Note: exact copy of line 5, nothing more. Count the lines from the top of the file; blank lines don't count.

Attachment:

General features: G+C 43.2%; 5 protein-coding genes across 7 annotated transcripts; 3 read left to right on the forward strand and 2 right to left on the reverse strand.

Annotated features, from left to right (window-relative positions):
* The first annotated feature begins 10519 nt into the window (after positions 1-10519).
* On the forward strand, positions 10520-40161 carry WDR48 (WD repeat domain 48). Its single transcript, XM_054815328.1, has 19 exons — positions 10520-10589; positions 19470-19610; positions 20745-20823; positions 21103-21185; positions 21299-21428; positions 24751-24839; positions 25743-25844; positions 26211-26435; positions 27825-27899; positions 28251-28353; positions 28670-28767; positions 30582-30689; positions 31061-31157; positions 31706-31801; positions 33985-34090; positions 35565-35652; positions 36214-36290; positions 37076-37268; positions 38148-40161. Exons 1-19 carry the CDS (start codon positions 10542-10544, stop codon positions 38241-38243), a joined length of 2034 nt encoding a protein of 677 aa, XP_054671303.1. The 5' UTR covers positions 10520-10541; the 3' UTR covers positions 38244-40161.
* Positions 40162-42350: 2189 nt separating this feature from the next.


* Positions 40162-42350: 2189 nt separating this feature from the next.